• Bruxism (tight, clenched jaw or grinding teeth)
                    • Frowning and/or furrowing brows
                    • Avoiding direct eye contact and/or staring at the ground

                    If you answered “yes” to any of these, then let’s start by examining various ways in which you can project confident body language through your facial expressions.

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                    1. Understand How Others Perceive Your Facial Expressions

                    A December 2020 study by UC Berkeley and Google researchers utilized a deep neural network to analyze facial expressions in six million YouTube clips representing people from over 140 countries. The study found that, despite socio-cultural differences, people around the world tended to use about 70% of the same facial expressions in response to different emotional stimuli and situations.[1]

                    The study’s researchers also published a fascinating interactive map to demonstrate how their machine learning technology assessed various facial expressions and determined subtle differences in emotional responses.

                    This study highlights the social importance of facial expressions because whether or not we’re consciously aware of them—by gazing into a mirror or your screen on a video conferencing platform—how we present our faces to others can have tremendous impacts on their perceptions of us, our confidence, and our emotional states. This awareness is the essential first step towards

                    2. Relax Your Face

                    New research on bruxism and facial tension found the stresses and anxieties of Covid-19 lockdowns led to considerable increases in orofacial pain, jaw-clenching, and teeth grinding, particularly among women.[2]

                    The National Institute of Dental and Craniofacial Research estimates that more than 10 million Americans alone have temporomandibular joint dysfunction (TMJ syndrome), and facial tension can lead to other complications such as insomnia, wrinkles, dry skin, and dark, puffy bags under your eyes.[3])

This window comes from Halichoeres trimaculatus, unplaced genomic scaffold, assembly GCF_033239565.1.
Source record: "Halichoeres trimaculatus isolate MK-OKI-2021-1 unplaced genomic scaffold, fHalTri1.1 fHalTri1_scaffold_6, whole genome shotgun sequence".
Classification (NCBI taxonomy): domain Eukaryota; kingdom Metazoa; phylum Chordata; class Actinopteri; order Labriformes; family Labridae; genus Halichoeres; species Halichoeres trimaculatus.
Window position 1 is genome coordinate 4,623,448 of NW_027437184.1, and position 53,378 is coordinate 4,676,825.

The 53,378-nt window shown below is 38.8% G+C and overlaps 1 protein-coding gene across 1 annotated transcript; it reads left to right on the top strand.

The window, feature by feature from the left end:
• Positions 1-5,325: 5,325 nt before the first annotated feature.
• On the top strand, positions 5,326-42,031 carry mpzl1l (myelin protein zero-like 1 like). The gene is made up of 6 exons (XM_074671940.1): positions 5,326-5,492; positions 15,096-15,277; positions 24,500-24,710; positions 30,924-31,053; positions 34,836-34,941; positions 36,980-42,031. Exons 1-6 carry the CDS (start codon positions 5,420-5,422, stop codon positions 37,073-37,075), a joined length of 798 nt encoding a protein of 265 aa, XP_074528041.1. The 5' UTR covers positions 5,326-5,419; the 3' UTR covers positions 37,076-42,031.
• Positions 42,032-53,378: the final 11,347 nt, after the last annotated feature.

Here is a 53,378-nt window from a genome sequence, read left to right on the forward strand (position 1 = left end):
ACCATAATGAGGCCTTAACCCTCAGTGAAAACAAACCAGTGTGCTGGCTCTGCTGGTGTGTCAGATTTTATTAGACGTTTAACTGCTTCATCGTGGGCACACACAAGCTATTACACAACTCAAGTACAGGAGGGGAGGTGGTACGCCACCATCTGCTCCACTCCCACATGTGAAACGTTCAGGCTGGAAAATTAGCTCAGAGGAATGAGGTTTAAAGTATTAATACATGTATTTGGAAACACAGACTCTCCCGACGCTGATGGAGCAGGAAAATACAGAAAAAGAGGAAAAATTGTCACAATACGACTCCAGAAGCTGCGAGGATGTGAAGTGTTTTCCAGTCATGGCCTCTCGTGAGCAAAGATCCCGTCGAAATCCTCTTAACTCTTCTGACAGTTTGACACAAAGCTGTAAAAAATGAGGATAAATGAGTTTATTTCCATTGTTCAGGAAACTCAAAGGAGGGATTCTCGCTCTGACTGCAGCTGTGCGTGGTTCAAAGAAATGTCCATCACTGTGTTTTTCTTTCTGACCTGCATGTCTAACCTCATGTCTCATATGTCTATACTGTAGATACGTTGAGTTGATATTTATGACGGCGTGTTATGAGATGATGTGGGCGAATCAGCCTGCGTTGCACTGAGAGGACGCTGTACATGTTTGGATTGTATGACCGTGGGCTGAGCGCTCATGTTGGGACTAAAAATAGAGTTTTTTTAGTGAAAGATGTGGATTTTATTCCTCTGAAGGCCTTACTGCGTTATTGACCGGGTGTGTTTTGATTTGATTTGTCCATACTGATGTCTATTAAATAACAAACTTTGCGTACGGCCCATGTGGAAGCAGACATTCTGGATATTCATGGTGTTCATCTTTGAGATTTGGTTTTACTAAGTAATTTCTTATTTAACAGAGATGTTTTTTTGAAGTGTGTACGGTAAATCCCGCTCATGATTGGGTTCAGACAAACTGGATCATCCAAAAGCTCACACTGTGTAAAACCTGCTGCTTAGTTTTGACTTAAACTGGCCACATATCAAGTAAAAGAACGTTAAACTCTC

To avoid these unpleasant outcomes, start practicing progressive muscle relaxation techniques and taking breaks more frequently throughout the day to moderate facial tension.[4] You should also try out some biofeedback techniques to enhance your awareness of involuntary bodily processes like facial tension and achieve more confident body language as a result.[5]

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                    3. Improve Your Eye Contact

                    Did you know there’s an entire subfield of kinesic communication research dedicated to eye movements and behaviors called oculesics?[6] It refers to various communication behaviors including direct eye contact, averting one’s gaze, pupil dilation/constriction, and even frequency of blinking. All of these qualities can shape how other people perceive you, which means that eye contact is yet another area of nonverbal body language that we should be more mindful of in social interactions.

                    The ideal type (direct/indirect) and duration of eye contact depends on a variety of factors, such as cultural setting, differences in power/authority/age between the parties involved, and communication context. Research has shown that differences in the effects of eye contact are particularly prominent when comparing East Asian and Western European/North American cultures.[7]

                    To improve your eye contact with others, strive to maintain consistent contact for at least 3 to 4 seconds at a time, consciously consider where you’re looking while listening to someone else, and practice eye contact as much as possible (as strange as this may seem in the beginning, it’s the best way to improve).

                    3. Smile More

                    There are many benefits to smiling and laughing, and when it comes to working on more confident body language, this is an area that should be fun, low-stakes, and relatively stress-free.